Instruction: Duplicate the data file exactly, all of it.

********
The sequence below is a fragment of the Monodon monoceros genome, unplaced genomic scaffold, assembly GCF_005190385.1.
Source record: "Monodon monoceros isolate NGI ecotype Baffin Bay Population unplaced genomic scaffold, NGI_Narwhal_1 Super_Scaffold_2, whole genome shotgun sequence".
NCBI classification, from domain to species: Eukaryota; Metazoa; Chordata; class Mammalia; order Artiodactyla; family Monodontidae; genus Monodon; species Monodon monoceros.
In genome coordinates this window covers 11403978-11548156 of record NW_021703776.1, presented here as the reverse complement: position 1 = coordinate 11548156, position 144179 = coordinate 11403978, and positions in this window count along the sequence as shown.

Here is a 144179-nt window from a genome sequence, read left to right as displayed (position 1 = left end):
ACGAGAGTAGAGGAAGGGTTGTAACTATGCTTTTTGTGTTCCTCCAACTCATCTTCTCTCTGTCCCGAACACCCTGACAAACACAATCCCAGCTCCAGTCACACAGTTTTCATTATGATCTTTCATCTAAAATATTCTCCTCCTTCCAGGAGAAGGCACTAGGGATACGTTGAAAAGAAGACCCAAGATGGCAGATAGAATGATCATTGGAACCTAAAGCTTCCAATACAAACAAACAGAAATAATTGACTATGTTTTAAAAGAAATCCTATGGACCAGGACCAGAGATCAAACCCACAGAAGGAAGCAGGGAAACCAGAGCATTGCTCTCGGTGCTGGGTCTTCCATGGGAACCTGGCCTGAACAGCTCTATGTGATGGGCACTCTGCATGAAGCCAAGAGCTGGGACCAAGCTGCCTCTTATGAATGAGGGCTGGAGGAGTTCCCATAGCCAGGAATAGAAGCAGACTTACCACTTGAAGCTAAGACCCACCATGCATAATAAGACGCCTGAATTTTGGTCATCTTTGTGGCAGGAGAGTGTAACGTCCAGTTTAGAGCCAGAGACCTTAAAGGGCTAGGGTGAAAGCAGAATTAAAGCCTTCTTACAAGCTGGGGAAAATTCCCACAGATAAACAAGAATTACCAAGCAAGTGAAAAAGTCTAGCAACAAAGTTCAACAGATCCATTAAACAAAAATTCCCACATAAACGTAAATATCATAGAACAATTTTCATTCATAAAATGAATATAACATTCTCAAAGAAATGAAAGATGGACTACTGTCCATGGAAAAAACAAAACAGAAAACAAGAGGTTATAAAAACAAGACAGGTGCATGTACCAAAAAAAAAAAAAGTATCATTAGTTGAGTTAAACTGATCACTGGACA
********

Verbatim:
The sequence below is a fragment of the Monodon monoceros genome, unplaced genomic scaffold, assembly GCF_005190385.1.
Source record: "Monodon monoceros isolate NGI ecotype Baffin Bay Population unplaced genomic scaffold, NGI_Narwhal_1 Super_Scaffold_2, whole genome shotgun sequence".
NCBI classification, from domain to species: Eukaryota; Metazoa; Chordata; class Mammalia; order Artiodactyla; family Monodontidae; genus Monodon; species Monodon monoceros.
In genome coordinates this window covers 11403978-11548156 of record NW_021703776.1, presented here as the reverse complement: position 1 = coordinate 11548156, position 144179 = coordinate 11403978, and positions in this window count along the sequence as shown.

Here is a 144179-nt window from a genome sequence, read left to right as displayed (position 1 = left end):
ACGAGAGTAGAGGAAGGGTTGTAACTATGCTTTTTGTGTTCCTCCAACTCATCTTCTCTCTGTCCCGAACACCCTGACAAACACAATCCCAGCTCCAGTCACACAGTTTTCATTATGATCTTTCATCTAAAATATTCTCCTCCTTCCAGGAGAAGGCACTAGGGATACGTTGAAAAGAAGACCCAAGATGGCAGATAGAATGATCATTGGAACCTAAAGCTTCCAATACAAACAAACAGAAATAATTGACTATGTTTTAAAAGAAATCCTATGGACCAGGACCAGAGATCAAACCCACAGAAGGAAGCAGGGAAACCAGAGCATTGCTCTCGGTGCTGGGTCTTCCATGGGAACCTGGCCTGAACAGCTCTATGTGATGGGCACTCTGCATGAAGCCAAGAGCTGGGACCAAGCTGCCTCTTATGAATGAGGGCTGGAGGAGTTCCCATAGCCAGGAATAGAAGCAGACTTACCACTTGAAGCTAAGACCCACCATGCATAATAAGACGCCTGAATTTTGGTCATCTTTGTGGCAGGAGAGTGTAACGTCCAGTTTAGAGCCAGAGACCTTAAAGGGCTAGGGTGAAAGCAGAATTAAAGCCTTCTTACAAGCTGGGGAAAATTCCCACAGATAAACAAGAATTACCAAGCAAGTGAAAAAGTCTAGCAACAAAGTTCAACAGATCCATTAAACAAAAATTCCCACATAAACGTAAATATCATAGAACAATTTTCATTCATAAAATGAATATAACATTCTCAAAGAAATGAAAGATGGACTACTGTCCATGGAAAAAACAAAACAGAAAACAAGAGGTTATAAAAACAAGACAGGTGCATGTACCAAAAAAAAAAAAAGTATCATTAGTTGAGTTAAACTGATCACTGGACA